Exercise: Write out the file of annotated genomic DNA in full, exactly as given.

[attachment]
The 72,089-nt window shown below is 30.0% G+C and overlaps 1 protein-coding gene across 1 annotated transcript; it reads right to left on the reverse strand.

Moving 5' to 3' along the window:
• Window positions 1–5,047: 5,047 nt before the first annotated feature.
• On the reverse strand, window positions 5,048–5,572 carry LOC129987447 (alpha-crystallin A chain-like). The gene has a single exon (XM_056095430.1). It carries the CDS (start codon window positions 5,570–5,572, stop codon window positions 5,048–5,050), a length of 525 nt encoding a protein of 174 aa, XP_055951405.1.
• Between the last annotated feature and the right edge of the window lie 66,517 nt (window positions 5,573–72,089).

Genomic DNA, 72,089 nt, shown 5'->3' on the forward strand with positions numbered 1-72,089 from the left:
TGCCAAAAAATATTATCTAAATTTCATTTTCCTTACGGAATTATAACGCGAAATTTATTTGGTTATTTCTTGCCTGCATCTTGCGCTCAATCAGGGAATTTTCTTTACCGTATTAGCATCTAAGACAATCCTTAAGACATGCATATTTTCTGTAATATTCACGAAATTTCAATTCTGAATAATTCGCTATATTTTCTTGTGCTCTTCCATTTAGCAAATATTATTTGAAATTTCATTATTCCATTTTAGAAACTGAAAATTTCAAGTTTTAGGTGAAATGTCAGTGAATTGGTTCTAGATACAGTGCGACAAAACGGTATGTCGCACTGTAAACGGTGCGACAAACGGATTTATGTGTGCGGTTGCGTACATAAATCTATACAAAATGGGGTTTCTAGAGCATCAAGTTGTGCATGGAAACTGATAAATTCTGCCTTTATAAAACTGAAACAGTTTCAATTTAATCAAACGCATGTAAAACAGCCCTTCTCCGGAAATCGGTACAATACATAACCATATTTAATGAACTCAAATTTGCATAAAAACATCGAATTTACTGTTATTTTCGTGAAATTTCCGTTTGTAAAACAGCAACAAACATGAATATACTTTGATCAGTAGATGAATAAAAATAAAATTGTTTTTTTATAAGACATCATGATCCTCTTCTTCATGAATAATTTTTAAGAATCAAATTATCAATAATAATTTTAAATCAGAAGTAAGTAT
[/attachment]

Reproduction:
The 72,089-nt window shown below is 30.0% G+C and overlaps 1 protein-coding gene across 1 annotated transcript; it reads right to left on the reverse strand.

Moving 5' to 3' along the window:
• Window positions 1–5,047: 5,047 nt before the first annotated feature.
• On the reverse strand, window positions 5,048–5,572 carry LOC129987447 (alpha-crystallin A chain-like). The gene has a single exon (XM_056095430.1). It carries the CDS (start codon window positions 5,570–5,572, stop codon window positions 5,048–5,050), a length of 525 nt encoding a protein of 174 aa, XP_055951405.1.
• Between the last annotated feature and the right edge of the window lie 66,517 nt (window positions 5,573–72,089).

Genomic DNA, 72,089 nt, shown 5'->3' on the forward strand with positions numbered 1-72,089 from the left:
TGCCAAAAAATATTATCTAAATTTCATTTTCCTTACGGAATTATAACGCGAAATTTATTTGGTTATTTCTTGCCTGCATCTTGCGCTCAATCAGGGAATTTTCTTTACCGTATTAGCATCTAAGACAATCCTTAAGACATGCATATTTTCTGTAATATTCACGAAATTTCAATTCTGAATAATTCGCTATATTTTCTTGTGCTCTTCCATTTAGCAAATATTATTTGAAATTTCATTATTCCATTTTAGAAACTGAAAATTTCAAGTTTTAGGTGAAATGTCAGTGAATTGGTTCTAGATACAGTGCGACAAAACGGTATGTCGCACTGTAAACGGTGCGACAAACGGATTTATGTGTGCGGTTGCGTACATAAATCTATACAAAATGGGGTTTCTAGAGCATCAAGTTGTGCATGGAAACTGATAAATTCTGCCTTTATAAAACTGAAACAGTTTCAATTTAATCAAACGCATGTAAAACAGCCCTTCTCCGGAAATCGGTACAATACATAACCATATTTAATGAACTCAAATTTGCATAAAAACATCGAATTTACTGTTATTTTCGTGAAATTTCCGTTTGTAAAACAGCAACAAACATGAATATACTTTGATCAGTAGATGAATAAAAATAAAATTGTTTTTTTATAAGACATCATGATCCTCTTCTTCATGAATAATTTTTAAGAATCAAATTATCAATAATAATTTTAAATCAGAAGTAAGTAT